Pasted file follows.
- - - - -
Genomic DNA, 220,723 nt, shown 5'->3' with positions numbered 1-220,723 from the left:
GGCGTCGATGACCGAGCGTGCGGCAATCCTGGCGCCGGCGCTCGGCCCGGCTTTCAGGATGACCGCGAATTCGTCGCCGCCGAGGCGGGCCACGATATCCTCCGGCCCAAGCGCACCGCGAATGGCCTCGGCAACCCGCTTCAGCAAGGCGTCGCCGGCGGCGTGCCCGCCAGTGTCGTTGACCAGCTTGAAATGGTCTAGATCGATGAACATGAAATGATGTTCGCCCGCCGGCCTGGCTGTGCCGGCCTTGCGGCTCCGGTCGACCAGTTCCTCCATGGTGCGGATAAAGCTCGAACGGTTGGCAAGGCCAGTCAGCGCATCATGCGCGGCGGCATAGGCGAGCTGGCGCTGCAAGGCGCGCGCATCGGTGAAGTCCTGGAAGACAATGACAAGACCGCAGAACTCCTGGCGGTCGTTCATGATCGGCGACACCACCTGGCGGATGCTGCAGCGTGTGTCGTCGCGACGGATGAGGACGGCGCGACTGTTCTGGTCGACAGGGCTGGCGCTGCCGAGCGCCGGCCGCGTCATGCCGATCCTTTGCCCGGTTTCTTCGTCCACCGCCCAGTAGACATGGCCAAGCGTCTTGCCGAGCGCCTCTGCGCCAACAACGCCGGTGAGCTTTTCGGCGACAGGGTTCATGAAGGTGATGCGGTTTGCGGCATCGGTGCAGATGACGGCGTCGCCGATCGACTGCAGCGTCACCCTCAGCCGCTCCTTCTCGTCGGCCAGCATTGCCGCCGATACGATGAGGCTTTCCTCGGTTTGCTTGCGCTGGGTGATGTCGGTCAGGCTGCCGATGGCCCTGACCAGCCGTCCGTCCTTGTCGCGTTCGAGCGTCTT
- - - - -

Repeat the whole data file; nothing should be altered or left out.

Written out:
Genomic DNA, 220,723 nt, shown 5'->3' with positions numbered 1-220,723 from the left:
GGCGTCGATGACCGAGCGTGCGGCAATCCTGGCGCCGGCGCTCGGCCCGGCTTTCAGGATGACCGCGAATTCGTCGCCGCCGAGGCGGGCCACGATATCCTCCGGCCCAAGCGCACCGCGAATGGCCTCGGCAACCCGCTTCAGCAAGGCGTCGCCGGCGGCGTGCCCGCCAGTGTCGTTGACCAGCTTGAAATGGTCTAGATCGATGAACATGAAATGATGTTCGCCCGCCGGCCTGGCTGTGCCGGCCTTGCGGCTCCGGTCGACCAGTTCCTCCATGGTGCGGATAAAGCTCGAACGGTTGGCAAGGCCAGTCAGCGCATCATGCGCGGCGGCATAGGCGAGCTGGCGCTGCAAGGCGCGCGCATCGGTGAAGTCCTGGAAGACAATGACAAGACCGCAGAACTCCTGGCGGTCGTTCATGATCGGCGACACCACCTGGCGGATGCTGCAGCGTGTGTCGTCGCGACGGATGAGGACGGCGCGACTGTTCTGGTCGACAGGGCTGGCGCTGCCGAGCGCCGGCCGCGTCATGCCGATCCTTTGCCCGGTTTCTTCGTCCACCGCCCAGTAGACATGGCCAAGCGTCTTGCCGAGCGCCTCTGCGCCAACAACGCCGGTGAGCTTTTCGGCGACAGGGTTCATGAAGGTGATGCGGTTTGCGGCATCGGTGCAGATGACGGCGTCGCCGATCGACTGCAGCGTCACCCTCAGCCGCTCCTTCTCGTCGGCCAGCATTGCCGCCGATACGATGAGGCTTTCCTCGGTTTGCTTGCGCTGGGTGATGTCGGTCAGGCTGCCGATGGCCCTGACCAGCCGTCCGTCCTTGTCGCGTTCGAGCGTCTT